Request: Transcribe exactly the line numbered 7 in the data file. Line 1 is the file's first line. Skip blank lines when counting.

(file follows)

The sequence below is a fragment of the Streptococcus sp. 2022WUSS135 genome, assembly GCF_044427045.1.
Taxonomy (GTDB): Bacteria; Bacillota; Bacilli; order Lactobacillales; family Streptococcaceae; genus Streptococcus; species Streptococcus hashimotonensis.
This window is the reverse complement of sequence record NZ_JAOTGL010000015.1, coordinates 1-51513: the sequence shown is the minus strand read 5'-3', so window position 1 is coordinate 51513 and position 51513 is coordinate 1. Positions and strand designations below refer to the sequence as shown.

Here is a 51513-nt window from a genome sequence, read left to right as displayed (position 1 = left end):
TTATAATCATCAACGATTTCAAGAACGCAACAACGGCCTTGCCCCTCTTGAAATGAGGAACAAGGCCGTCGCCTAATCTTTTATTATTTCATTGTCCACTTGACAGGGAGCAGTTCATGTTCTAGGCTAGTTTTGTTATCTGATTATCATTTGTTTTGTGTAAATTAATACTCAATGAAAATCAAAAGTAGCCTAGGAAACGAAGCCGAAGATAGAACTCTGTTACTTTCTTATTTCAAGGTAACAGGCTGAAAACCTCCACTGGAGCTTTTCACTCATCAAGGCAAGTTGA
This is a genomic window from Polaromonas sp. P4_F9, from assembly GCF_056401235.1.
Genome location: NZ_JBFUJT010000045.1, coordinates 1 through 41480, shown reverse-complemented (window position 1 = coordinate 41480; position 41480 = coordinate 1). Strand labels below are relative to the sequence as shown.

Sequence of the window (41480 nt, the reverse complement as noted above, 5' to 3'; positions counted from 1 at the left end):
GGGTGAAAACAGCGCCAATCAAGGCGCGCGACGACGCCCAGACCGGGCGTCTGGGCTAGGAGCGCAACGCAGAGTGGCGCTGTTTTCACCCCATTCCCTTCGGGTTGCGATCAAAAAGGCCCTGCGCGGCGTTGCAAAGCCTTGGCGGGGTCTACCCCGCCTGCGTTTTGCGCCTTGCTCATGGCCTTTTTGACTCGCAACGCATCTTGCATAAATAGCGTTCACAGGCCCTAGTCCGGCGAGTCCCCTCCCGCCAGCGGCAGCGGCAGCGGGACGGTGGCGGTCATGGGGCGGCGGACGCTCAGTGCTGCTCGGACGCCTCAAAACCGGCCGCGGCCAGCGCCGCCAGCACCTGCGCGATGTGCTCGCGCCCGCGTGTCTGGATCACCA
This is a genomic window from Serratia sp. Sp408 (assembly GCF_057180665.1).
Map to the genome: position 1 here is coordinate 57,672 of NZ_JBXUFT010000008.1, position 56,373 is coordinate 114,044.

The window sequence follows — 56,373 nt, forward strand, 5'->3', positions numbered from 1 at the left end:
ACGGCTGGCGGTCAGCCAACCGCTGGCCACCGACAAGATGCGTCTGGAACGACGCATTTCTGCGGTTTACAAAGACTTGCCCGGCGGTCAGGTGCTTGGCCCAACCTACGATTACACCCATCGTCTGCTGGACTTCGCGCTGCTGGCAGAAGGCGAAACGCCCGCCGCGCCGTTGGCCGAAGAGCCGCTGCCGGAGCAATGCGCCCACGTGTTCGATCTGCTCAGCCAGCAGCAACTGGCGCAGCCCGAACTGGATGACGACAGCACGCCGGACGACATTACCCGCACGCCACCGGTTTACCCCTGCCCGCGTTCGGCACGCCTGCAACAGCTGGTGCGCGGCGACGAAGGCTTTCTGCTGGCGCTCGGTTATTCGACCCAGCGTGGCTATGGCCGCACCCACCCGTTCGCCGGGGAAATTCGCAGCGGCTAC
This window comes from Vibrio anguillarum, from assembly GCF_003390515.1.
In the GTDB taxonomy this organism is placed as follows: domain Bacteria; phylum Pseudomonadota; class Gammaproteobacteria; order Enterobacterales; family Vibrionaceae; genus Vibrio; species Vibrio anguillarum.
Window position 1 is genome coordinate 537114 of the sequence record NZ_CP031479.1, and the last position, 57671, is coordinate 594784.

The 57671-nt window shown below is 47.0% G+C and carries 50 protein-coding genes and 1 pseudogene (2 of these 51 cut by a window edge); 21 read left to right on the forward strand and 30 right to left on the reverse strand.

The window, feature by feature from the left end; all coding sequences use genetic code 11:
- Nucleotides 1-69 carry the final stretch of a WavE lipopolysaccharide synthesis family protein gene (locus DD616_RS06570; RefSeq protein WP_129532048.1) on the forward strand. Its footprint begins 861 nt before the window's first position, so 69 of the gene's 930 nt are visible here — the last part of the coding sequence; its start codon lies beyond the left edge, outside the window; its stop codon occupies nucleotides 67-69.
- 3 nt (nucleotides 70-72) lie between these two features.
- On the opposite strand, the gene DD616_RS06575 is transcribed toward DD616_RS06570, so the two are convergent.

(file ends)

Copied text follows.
Genome location: NZ_JBFUJT010000045.1, coordinates 1 through 41480, shown reverse-complemented (window position 1 = coordinate 41480; position 41480 = coordinate 1). Strand labels below are relative to the sequence as shown.